The British government has taken time out from its ban on female ejaculation and face-sitting in porn, to targeting legitimate sexual crime on the Deep Web, with PM David Cameron announcing new legislation to target those that solicit images from children and a new initiative to go after those that run dark net sites.
The new law will make it a criminal offence to even ask for a nude image of a child, regardless of whether the offender receive one or not. This is designed to go after the people that groom children into sexual behaviour, rather than just those that download under-age pornography. This should also make it possible to target those that view live shows, which technically doesn't amount to owning the illicit material.
A new effort is also being made to look into image hash values, whereby child abuse images are given unique identifiers that when shared online, can be detected and flagged. This sort of thing already takes place on sites like Dropbox and Google+, but many other networks don't factor this in. The government plans to create its own hash database that can be used by those sites to further limit clear-web file trading.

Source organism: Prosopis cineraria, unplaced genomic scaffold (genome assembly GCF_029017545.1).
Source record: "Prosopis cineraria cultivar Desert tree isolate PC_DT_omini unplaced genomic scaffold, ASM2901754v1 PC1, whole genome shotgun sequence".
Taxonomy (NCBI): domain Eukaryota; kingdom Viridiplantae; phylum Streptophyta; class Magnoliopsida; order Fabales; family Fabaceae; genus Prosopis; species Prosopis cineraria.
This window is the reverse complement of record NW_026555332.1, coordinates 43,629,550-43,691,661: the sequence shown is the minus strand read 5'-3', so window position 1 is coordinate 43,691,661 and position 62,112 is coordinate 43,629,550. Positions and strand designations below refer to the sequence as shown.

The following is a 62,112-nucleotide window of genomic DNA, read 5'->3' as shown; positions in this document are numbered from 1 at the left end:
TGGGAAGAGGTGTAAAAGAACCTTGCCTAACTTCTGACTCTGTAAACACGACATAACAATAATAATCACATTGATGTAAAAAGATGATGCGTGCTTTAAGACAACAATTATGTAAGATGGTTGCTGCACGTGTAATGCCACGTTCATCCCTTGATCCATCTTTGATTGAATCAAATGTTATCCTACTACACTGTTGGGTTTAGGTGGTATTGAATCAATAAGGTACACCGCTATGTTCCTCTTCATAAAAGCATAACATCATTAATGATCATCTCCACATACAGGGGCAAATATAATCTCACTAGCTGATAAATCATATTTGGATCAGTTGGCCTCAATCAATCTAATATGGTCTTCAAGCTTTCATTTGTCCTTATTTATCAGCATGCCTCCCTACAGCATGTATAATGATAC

However, the bulk of child pornography images are today shared on what's known as the Deep Web, a Tor-only accessible network of sites that isn't indexed by search engines. It anonymises users and makes the sharing of illegal content like child porn and other materials much easier to do secretly. The technology behind it was developed by the U.S. Navy in the 1990s as a secure form of communication and it's proven frustrating to law enforcement around the world to crack down on those that use it for illegal purposes.
Traditionally, most of the arrests of people involved in illegal sites that utilise the network have been found through traditional police world, or slip ups in what's called, “operational security,” where their identity was revealed through real-life actions that were less secretive than ones they made online.
However, Cameron has also announced an initiative which will see the UK's intelligence agency GCHQ and the National Crime Agency team up with their counterparts in other countries to try and track paedophiles through the Deep Web, though he wasn't explicit on how that would work.
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KitGuru Says: While many people that were prolific users of the Deep Web have been caught, it's never seemed like it was because of them being tracked through the Tor network. I wonder what efforts GCHQ and others will be taking to crack down on Deep Web activity.[Thanks Telegraph]
Image source: NOAA